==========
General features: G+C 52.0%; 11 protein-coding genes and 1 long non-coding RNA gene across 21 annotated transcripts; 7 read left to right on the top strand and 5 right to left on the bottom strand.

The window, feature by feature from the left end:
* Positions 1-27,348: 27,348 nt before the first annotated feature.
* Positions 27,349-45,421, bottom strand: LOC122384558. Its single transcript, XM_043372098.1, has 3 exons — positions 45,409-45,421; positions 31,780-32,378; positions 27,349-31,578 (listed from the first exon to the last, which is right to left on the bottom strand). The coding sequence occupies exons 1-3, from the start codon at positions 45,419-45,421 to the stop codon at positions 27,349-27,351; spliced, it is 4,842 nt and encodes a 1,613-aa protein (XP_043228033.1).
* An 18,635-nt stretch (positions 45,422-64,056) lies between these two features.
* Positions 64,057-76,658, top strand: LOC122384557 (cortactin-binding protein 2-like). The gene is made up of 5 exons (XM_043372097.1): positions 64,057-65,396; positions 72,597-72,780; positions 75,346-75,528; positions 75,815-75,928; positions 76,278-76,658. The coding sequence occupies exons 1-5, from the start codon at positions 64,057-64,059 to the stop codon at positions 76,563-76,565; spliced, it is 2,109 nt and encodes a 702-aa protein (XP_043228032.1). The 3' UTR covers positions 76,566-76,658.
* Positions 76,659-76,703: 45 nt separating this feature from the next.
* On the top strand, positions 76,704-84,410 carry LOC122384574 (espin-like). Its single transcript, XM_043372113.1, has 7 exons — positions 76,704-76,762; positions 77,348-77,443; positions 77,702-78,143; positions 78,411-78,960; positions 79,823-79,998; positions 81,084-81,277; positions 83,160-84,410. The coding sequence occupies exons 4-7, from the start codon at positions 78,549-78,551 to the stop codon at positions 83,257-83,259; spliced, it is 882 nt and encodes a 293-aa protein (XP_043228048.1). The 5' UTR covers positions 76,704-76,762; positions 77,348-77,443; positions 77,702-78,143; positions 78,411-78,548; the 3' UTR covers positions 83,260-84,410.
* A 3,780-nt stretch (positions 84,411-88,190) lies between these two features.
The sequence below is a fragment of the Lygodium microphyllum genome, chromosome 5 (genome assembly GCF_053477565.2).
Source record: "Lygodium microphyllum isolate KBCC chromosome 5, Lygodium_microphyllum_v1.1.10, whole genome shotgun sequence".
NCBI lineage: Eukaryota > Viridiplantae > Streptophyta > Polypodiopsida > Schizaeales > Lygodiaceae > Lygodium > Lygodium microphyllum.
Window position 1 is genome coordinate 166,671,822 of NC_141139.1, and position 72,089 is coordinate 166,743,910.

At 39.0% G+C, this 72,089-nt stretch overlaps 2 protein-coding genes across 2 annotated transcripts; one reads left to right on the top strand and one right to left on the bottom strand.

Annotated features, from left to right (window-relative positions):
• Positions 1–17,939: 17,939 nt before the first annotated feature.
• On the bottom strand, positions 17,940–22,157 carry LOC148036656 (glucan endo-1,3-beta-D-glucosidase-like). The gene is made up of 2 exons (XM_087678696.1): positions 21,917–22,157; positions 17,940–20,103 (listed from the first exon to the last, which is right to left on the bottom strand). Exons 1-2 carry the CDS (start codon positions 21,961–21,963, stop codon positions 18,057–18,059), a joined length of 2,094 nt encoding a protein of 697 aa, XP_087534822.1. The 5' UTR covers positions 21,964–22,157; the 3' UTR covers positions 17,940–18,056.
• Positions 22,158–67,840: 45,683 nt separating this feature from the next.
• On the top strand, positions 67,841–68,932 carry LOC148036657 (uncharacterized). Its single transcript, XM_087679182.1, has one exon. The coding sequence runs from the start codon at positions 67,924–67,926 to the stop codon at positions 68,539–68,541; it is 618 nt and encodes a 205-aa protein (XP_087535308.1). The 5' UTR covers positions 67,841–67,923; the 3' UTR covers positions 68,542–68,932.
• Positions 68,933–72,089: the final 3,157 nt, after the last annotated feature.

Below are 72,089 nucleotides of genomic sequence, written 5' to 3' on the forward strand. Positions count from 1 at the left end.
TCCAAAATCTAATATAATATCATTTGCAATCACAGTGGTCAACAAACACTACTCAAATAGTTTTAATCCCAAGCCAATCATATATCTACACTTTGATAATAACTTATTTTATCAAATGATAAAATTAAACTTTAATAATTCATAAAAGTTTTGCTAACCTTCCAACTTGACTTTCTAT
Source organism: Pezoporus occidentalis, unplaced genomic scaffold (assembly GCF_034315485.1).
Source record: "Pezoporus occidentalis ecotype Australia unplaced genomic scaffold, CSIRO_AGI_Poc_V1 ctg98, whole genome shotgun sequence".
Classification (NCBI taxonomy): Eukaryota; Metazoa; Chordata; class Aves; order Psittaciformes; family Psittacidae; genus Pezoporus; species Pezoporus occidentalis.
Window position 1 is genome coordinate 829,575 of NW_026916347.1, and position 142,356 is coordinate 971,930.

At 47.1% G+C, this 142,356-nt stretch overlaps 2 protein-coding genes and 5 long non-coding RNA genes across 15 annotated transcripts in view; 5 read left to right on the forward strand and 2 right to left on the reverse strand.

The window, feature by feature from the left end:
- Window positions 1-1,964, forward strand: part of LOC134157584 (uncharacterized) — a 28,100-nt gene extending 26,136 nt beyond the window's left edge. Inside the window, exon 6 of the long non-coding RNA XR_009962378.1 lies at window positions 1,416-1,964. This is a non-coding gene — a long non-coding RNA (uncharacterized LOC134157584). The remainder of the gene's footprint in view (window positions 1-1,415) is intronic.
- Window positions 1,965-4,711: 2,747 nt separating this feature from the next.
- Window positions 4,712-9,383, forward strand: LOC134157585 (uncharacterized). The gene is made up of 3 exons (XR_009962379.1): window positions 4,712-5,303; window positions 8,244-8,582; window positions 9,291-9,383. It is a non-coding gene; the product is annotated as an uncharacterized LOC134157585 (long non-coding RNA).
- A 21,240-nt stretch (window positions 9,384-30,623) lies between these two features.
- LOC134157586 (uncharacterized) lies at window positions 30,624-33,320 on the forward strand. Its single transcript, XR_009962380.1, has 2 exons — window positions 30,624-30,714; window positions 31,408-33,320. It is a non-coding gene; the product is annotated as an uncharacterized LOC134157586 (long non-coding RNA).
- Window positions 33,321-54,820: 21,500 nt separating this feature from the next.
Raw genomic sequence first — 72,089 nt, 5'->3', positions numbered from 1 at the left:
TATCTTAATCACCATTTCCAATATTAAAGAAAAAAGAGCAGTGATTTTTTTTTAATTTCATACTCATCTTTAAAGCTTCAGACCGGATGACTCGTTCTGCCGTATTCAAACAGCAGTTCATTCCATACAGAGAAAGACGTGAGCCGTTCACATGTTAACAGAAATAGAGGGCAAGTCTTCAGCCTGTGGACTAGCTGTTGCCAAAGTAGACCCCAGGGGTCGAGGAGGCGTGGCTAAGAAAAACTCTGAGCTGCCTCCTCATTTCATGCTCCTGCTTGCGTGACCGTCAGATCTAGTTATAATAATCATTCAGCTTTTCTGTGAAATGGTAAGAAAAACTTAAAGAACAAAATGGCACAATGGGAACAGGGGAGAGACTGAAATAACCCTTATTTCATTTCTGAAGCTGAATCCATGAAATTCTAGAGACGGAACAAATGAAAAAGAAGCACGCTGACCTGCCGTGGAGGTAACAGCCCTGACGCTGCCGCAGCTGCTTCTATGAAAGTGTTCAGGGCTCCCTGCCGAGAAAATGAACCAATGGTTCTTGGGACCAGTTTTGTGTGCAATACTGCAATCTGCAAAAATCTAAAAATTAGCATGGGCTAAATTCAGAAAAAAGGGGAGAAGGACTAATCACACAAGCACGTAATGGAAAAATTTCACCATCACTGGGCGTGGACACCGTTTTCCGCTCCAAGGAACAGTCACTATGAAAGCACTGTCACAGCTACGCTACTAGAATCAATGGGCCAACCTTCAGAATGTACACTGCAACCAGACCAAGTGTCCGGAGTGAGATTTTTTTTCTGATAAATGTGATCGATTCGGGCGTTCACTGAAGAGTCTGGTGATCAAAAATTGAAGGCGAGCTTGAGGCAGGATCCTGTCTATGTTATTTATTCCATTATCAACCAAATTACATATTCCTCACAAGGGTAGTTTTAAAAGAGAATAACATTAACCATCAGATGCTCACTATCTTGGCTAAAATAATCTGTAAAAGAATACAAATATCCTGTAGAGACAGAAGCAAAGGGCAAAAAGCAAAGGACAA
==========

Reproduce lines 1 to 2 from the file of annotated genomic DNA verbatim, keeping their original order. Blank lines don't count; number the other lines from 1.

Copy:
General features: G+C 52.0%; 11 protein-coding genes and 1 long non-coding RNA gene across 21 annotated transcripts; 7 read left to right on the top strand and 5 right to left on the bottom strand.

The window, feature by feature from the left end: